peterab, on 17 October 2012 - 08:34 AM, said:
TLG making more small add on sets won't help this though. The large retailers only want to stock quick selling items. Even though expansion track packs are available from LEGO most retailers don't stock them for very long after they are released. Pretty much the same situation that made the Santa Fe coaches sell really badly. I was actively looking for them while they were available, but never saw them in a shop.
I was thinking it would be nice if the low end city train was a full train, without track. Kind of like 3225
, but with no motor. Though the contents should be revised, e.g., take next revision of the city passenger train that already has no doors and make sure the set keeps the train baseplates, couplers, bogies, etc. so that AFOLs will also see benefit in the set.
This set could sell at TRU, target, or ??? Like the Horizon Express, the purchaser will not appreciate the need for track and propulsion until after it is built. Then have a few on-line only supplements. The on-line version supplements could be S@H exclusive or also available from the big box retailer's web site too (depending on what the retailer wanted). The last page of the instructions could mention the availability of the supplement (e.g., as is found in Maersk and the Emerald Night for the PF components- note that these sets could be found on store shelves but the PF components are generally only available on-line and it seems to work). They could go one step further and even print that on the side of the box, "works great with ___ available on-line". Then Grandparents can get the train and parents can get the supplements or vice versa.
1) a PF power pack, e.g., an update of K5300
(note that this set is really a bundle of three existing sets).
2) a basic oval track set, an update of K4516
(again, really just a bundle of three existing sets)
3) at least one more complicated track set that includes switches, e.g., K4515
, and K4531
(all just combinations of multiple track packs).
I think having the supplements as one click items would greatly help the newcomer (or the gift giver who doesn't know). I don't think the supplements have to be on the shelves, they will do the job just fine on line (or perhaps a half page in the lego holiday catalog too).
Still keep the larger city train(s) as all in one. But move the lowest end train to a cheaper entry point, aim the main set design at kids, but again, keep the train parts interesting enough that AFOLs will see sufficient reuse to buy the set too.
Hrw-Amen, on 17 October 2012 - 07:29 PM, said:
Lots of people nowadays do not look upon LEGO as a construction toy but more of a model, when i have been in my local toy shop i have more than once heard adult complaining that when they were young you could build anything from LEGO but now all you can do is built the set. Well i guess that just shows a lack of imagination.
What i would like to see though to make it easier to build you own stuff is a set that has train wheels and buffers and maybe a baseplate of cowcatcher or some other train stuff, just like you get the ones that have wheels or roof bricks or doors. whilst they would not be wagon sets in themselves they would demonstrate that these could be built with normal bricks and these one or two other parts in this box. It may then inspire more people to build their own. it would also get over the issue of it being a European or American train as people would take the basic wheels and what have you and build in the style they like or are familiar with.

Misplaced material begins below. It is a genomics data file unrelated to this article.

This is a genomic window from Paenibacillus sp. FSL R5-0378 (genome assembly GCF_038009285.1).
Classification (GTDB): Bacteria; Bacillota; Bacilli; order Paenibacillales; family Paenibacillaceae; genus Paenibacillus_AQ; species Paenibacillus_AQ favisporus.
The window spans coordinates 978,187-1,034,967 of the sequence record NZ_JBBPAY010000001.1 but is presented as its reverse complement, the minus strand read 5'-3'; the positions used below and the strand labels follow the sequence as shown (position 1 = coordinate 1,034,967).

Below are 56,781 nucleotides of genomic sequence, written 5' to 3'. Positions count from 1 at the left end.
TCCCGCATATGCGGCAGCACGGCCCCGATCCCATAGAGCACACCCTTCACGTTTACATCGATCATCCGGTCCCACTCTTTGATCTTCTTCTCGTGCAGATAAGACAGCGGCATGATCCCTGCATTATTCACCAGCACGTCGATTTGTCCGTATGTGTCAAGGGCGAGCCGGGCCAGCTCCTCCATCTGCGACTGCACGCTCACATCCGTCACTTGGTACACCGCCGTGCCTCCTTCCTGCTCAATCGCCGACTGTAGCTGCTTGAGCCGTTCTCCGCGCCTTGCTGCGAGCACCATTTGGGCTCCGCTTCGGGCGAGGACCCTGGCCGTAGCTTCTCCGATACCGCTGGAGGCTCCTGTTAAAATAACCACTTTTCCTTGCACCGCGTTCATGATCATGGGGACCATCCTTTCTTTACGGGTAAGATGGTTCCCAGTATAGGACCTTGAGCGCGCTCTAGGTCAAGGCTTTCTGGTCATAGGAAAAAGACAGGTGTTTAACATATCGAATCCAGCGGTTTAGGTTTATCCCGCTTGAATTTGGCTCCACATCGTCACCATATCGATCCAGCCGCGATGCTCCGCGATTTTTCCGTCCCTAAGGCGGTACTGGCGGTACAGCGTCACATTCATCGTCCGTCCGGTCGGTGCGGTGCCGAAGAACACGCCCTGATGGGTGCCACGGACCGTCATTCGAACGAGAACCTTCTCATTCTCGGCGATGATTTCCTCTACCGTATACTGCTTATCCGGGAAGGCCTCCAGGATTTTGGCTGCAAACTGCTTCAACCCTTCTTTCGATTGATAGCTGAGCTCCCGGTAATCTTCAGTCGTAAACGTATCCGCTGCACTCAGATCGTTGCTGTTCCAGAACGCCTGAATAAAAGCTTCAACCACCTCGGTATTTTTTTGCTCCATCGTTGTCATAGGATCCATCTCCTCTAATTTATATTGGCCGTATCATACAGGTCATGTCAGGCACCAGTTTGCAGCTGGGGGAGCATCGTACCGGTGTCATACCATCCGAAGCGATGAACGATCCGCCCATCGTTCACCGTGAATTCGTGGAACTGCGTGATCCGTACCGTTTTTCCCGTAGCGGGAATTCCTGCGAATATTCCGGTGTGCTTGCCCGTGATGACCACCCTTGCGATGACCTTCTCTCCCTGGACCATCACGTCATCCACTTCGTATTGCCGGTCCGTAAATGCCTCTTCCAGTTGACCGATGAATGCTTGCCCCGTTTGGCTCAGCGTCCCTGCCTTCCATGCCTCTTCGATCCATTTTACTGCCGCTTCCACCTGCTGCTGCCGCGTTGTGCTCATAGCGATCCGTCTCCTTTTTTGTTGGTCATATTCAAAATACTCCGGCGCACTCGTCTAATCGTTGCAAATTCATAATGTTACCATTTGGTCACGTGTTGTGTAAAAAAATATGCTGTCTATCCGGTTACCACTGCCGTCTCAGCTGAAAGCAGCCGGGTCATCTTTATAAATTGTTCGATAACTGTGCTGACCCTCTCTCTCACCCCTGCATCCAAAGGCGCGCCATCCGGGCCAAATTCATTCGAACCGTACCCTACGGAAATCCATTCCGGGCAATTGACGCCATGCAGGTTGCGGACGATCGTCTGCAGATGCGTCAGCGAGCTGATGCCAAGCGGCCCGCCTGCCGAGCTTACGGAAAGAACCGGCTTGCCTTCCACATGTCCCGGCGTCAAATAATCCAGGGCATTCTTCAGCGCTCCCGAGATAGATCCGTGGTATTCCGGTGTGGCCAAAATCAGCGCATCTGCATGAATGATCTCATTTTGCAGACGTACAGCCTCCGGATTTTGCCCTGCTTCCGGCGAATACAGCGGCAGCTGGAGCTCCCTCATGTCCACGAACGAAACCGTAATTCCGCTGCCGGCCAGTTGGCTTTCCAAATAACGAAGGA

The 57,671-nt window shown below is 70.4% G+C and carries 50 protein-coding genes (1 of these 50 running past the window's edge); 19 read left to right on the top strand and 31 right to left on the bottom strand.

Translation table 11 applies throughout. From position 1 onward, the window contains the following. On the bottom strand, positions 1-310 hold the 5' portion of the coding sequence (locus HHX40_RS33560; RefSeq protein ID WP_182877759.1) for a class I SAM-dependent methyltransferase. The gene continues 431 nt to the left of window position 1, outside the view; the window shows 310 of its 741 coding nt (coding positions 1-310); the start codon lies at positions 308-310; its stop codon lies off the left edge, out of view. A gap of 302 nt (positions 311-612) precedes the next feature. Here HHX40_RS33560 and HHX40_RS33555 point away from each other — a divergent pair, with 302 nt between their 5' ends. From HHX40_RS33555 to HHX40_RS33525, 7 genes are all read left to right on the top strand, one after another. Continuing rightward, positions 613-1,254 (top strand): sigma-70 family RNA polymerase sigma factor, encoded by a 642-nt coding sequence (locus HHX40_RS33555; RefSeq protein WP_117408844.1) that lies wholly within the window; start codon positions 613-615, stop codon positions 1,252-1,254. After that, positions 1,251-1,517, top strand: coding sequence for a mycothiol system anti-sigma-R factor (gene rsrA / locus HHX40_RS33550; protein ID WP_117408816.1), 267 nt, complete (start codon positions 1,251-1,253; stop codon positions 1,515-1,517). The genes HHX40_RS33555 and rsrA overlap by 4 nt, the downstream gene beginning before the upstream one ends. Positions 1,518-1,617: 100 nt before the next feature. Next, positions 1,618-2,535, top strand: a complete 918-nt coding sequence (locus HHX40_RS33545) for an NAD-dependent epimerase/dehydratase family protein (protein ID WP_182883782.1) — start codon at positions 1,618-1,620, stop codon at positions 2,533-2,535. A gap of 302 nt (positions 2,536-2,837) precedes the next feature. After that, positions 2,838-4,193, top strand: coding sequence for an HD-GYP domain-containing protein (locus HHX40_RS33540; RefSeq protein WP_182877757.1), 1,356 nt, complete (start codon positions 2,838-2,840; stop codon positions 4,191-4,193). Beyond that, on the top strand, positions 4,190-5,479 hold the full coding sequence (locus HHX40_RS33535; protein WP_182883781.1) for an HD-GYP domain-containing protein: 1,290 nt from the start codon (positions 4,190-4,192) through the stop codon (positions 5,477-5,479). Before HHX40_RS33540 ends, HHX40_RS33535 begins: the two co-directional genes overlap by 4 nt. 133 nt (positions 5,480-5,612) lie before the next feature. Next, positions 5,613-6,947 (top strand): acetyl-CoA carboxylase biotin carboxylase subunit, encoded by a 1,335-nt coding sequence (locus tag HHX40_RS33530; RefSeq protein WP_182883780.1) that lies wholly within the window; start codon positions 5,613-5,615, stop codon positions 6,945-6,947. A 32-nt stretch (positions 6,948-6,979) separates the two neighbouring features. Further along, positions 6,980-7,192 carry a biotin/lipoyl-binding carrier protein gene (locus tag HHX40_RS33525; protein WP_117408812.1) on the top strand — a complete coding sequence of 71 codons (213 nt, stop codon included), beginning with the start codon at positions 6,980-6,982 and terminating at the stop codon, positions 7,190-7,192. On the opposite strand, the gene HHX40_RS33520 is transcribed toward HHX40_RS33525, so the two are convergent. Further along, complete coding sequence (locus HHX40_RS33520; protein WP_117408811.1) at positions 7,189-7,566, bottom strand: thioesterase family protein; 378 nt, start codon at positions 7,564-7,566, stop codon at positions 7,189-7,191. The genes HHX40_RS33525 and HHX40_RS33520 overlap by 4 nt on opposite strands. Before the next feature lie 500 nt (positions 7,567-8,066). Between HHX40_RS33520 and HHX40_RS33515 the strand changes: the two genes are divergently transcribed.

I think that perception is accurate. There are many many specialized parts. I remember when inverted slopes were revolutionary. Much beyond the headlight bricks and jumper plates of the first generation of space, the sets became more model like. I look at my son's basket of lego and I can't build anything out of it (well, okay, I can to wimsical combinations of weird pieces, but...).
To sell to kids and parents, Lego is producing sets that look more like the real objects. Lots of snot work in even the city sets at the cost of strength and stability. But they look good on the box and that's what makes the sale. (Whatever loss of quality Lego may have taken, the competition has similarly slipped- the Walmart effect- how do you turn a profit if the price point is so low?)
I think the Creator line was meant to be a throwback to the old style of building. So I am a little weary of the fact that the Horizon Express is being labeled a Creator set. The first Creator sets didn't have any minifigs. Then they added simple ones to give a focal pont to the houses, now it looks like Creator will lose its distinction of classic brick building styles. Which is too bad, since the Creator sets really symbolized, "building/rebuilding" rather than a model. The Horizon Express has a single model you can build with it (or three single models if you count each car separately), which doesn't fit the Creator theme. I hope the non-Expert Creator stays true to its roots.
The thing that really drives me crazy though, is the fact that the brick buckets have 12 colors in them. Up to a certain age, kids don't care about colors, but then it becomes important. Make a bucket only red and blue, at least then I can build a one color model, e.g., blue cat or a red house. The only folks who can really make use of the multiple colors are the resellers. I think they should still have all the colors distributed across the buckets, but limit each bucket to just two or three colors. So the small box would be yellow and blue, medium red and black, large tan and gray, etc.. Then shuffle the combinations around every year. Yeah, this paragraph is drifting off topic, but it probably has the same roots as the "if you want straight track you also have to pay for this track you don't want."